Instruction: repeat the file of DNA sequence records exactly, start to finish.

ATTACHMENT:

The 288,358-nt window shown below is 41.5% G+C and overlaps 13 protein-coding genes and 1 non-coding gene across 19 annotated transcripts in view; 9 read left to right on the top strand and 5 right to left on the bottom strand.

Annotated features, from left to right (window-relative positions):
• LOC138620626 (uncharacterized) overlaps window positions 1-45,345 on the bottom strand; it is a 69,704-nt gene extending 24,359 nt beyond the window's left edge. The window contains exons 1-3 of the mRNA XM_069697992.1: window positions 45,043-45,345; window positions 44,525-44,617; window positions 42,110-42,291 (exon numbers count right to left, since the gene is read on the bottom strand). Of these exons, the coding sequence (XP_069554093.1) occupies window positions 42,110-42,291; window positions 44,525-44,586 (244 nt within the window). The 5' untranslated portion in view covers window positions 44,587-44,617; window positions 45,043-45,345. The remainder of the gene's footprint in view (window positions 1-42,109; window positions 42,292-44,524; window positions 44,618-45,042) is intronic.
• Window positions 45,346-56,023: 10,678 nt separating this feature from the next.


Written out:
The 288,358-nt window shown below is 41.5% G+C and overlaps 13 protein-coding genes and 1 non-coding gene across 19 annotated transcripts in view; 9 read left to right on the top strand and 5 right to left on the bottom strand.

Annotated features, from left to right (window-relative positions):
• LOC138620626 (uncharacterized) overlaps window positions 1-45,345 on the bottom strand; it is a 69,704-nt gene extending 24,359 nt beyond the window's left edge. The window contains exons 1-3 of the mRNA XM_069697992.1: window positions 45,043-45,345; window positions 44,525-44,617; window positions 42,110-42,291 (exon numbers count right to left, since the gene is read on the bottom strand). Of these exons, the coding sequence (XP_069554093.1) occupies window positions 42,110-42,291; window positions 44,525-44,586 (244 nt within the window). The 5' untranslated portion in view covers window positions 44,587-44,617; window positions 45,043-45,345. The remainder of the gene's footprint in view (window positions 1-42,109; window positions 42,292-44,524; window positions 44,618-45,042) is intronic.
• Window positions 45,346-56,023: 10,678 nt separating this feature from the next.